Contact Rich at: Rich.C@empowergmat.com

# Rich Cohen

Co-Founder & GMAT Assassin

Special Offer: Save \$75 + GMAT Club Tests Free
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www.empowergmat.com/

*****Select EMPOWERgmat Courses now include ALL 6 Official GMAC CATs!*****

e-GMAT Representative
Joined: 02 Nov 2011
Posts: 2773
Re: Regarding GMAT retake ( I Plan to retake my GMAT in Jan )  [#permalink]

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27 Nov 2018, 03:32
Hi utkarshrihand,

I am sorry that your scores were not in line with your expectations. Since you have used our course, I would request you to write to us at support@e-gmat.com with your registered email id so that we can look at your Scholaranium and course dashboard to give you precise inputs.

Regards,
_________________

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Re: Regarding GMAT retake ( I Plan to retake my GMAT in Jan )  [#permalink]

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30 Nov 2018, 17:21
Hi utkarshrihand,

I’m glad you reached out, and I’m happy to help. For starters, to improve your GMAT score by 160+ points, you likely will need more than just a month of prep. Since you recently scored a Q42/V23, it’s clear that you lack the GMAT quant and verbal fundamentals necessary for a high score. Thus, regarding how to study moving forward, the main key will be to follow a linear and structured study plan, so that you can methodically and gradually learn each GMAT topic one by one. Ideally, you want to start with the foundations of each topic and progress to more advanced concepts.

For example, say you are learning about Number Properties. First, you should develop as much conceptual knowledge about Number Properties as possible. In other words, your goal will be to completely understand properties of factorials, perfect squares, quadratic patterns, LCM, GCF, units digit patterns, divisibility, and remainders, to name a few concepts. After carefully reviewing the conceptual underpinnings of how to answer Number Properties questions, practice by answering 50 or more questions just from Number Properties. When you do dozens of questions of the same type one after the other, you learn just what it takes to get questions of that type correct consistently. If you aren't getting close to 90 percent of questions of a certain type correct, go back and seek to better understand how that type of question works, and then do more questions of that type until you get to around at least 90 percent accuracy in your training. If you get 100 percent of some sets correct, even better. Number Properties is just one example; follow this process for all quant topics.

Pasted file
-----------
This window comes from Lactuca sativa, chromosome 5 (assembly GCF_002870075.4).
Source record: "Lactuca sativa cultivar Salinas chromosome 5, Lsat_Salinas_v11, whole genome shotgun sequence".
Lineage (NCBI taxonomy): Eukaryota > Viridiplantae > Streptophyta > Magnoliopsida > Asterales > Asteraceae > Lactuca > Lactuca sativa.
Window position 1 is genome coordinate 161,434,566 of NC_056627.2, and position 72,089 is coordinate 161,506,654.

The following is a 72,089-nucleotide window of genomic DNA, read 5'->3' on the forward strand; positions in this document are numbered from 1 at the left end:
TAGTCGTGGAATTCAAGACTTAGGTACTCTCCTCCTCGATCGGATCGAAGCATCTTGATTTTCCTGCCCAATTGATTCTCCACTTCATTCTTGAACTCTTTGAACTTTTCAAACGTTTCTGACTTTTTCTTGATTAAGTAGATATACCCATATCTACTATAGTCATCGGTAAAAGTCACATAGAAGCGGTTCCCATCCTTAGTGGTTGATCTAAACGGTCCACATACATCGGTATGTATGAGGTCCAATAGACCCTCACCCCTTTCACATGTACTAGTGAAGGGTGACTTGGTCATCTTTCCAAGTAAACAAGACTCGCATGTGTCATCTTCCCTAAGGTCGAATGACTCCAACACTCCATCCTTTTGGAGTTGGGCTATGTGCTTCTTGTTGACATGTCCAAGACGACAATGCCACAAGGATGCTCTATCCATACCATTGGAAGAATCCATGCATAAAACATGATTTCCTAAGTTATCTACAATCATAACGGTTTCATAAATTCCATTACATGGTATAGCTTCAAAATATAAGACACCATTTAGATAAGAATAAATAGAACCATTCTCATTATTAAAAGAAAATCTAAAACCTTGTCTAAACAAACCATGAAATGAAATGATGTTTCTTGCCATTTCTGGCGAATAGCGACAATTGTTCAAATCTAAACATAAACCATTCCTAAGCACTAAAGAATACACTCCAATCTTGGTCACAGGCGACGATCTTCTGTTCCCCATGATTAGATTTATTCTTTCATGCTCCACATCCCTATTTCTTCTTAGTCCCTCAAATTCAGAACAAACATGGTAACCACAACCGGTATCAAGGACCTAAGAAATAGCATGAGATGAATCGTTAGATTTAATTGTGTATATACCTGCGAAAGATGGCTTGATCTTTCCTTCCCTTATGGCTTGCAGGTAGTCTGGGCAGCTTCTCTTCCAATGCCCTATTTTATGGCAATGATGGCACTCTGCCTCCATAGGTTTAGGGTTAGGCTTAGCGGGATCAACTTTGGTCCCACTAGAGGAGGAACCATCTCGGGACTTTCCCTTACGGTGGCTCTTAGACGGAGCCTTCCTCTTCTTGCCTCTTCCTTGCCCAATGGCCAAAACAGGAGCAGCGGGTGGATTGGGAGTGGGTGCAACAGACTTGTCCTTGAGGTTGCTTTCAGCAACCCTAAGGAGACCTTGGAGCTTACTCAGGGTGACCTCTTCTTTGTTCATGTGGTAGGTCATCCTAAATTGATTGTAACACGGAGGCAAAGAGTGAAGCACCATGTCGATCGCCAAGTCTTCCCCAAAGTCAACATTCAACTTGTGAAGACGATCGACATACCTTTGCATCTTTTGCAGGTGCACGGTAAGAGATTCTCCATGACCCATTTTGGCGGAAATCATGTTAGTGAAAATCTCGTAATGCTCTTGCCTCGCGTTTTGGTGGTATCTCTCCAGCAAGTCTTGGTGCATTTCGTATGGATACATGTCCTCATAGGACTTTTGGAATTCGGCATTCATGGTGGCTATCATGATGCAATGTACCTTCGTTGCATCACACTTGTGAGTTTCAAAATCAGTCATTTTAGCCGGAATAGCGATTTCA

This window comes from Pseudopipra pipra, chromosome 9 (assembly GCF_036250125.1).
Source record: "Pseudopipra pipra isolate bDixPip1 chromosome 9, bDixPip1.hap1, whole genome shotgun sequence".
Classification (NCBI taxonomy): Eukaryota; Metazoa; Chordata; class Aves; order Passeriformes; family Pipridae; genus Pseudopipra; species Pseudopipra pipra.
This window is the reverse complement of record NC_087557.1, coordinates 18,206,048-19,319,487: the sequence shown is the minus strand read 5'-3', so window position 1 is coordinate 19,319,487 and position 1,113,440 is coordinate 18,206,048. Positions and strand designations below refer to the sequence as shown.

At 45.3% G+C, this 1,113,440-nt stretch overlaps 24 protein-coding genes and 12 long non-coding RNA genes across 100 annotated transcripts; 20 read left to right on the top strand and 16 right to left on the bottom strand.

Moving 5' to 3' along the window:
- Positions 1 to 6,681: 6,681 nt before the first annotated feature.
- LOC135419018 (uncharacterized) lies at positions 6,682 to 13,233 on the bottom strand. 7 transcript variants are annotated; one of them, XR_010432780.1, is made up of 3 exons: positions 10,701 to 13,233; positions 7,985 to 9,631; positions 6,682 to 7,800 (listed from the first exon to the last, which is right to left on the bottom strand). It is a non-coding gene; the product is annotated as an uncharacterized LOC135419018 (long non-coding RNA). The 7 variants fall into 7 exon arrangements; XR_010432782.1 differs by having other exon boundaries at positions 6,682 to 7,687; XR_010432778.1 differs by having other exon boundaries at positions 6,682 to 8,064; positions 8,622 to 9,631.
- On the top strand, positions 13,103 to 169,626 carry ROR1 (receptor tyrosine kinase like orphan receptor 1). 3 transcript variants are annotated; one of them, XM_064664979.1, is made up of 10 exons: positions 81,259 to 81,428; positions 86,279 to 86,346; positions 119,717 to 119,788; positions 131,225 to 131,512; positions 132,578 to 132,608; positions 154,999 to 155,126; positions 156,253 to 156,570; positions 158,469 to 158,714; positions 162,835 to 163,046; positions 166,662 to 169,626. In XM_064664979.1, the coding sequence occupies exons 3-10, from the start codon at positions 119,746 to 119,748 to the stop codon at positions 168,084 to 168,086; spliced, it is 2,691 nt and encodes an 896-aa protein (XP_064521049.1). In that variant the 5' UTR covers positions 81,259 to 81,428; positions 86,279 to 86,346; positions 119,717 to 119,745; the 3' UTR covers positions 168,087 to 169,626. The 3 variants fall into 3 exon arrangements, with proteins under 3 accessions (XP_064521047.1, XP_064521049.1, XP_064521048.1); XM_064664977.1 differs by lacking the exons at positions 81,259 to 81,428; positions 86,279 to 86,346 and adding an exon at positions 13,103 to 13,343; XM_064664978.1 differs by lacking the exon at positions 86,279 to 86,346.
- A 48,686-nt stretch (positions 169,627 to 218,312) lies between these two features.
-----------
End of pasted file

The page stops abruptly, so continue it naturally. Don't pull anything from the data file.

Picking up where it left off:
When you are working on learning to answer questions of a particular type, start off taking your time, and then seek to speed up as you get more comfortable answering questions of that type. As you do such practice, do a thorough analysis of each question that you don't get right. If you got a remainder question wrong, ask yourself why. Did you make a careless mistake? Did you not properly apply the remainder formula? Was there a concept you did not understand in the question? By carefully analyzing your mistakes, you will be able to efficiently fix your weaknesses and in turn improve your GMAT quant skills.

Sentence Correction is a bit of a different animal compared to Reading Comprehension and Critical Reasoning. There are three aspects to getting correct answers to GMAT Sentence Correction questions: what you know, such as grammar rules, what you see, such as violations of grammar rules and the logic of sentence structure, and what you do, such as carefully considering each answer choice in the context of the non-underlined portion of the sentence. To drive up your Sentence Correction score, it is likely that you will have to work on all three of those aspects.

Regarding what you know, first and foremost, you MUST know your grammar rules. Let's be clear, though: GMAT Sentence Correction is not just a test of knowledge of grammar rules. The reason for learning grammar rules is so that you can determine what sentences convey and whether sentences are well-constructed. In fact, in many cases, incorrect answers to Sentence Correction questions are grammatically flawless. Thus, often your task is to use your knowledge of grammar rules to determine which answer choice creates the most logical sentence meaning and structure.